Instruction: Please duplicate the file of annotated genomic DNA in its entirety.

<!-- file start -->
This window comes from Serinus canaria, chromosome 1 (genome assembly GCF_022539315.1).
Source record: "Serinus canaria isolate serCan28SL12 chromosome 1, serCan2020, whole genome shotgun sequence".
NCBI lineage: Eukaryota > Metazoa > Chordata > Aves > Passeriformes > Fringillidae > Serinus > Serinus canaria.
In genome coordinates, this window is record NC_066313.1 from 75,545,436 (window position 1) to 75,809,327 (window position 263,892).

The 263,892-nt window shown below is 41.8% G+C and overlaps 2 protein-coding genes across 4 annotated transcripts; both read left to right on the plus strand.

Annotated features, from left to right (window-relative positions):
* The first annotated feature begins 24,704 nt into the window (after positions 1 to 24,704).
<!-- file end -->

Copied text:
This window comes from Serinus canaria, chromosome 1 (genome assembly GCF_022539315.1).
Source record: "Serinus canaria isolate serCan28SL12 chromosome 1, serCan2020, whole genome shotgun sequence".
NCBI lineage: Eukaryota > Metazoa > Chordata > Aves > Passeriformes > Fringillidae > Serinus > Serinus canaria.
In genome coordinates, this window is record NC_066313.1 from 75,545,436 (window position 1) to 75,809,327 (window position 263,892).

The 263,892-nt window shown below is 41.8% G+C and overlaps 2 protein-coding genes across 4 annotated transcripts; both read left to right on the plus strand.

Annotated features, from left to right (window-relative positions):
* The first annotated feature begins 24,704 nt into the window (after positions 1 to 24,704).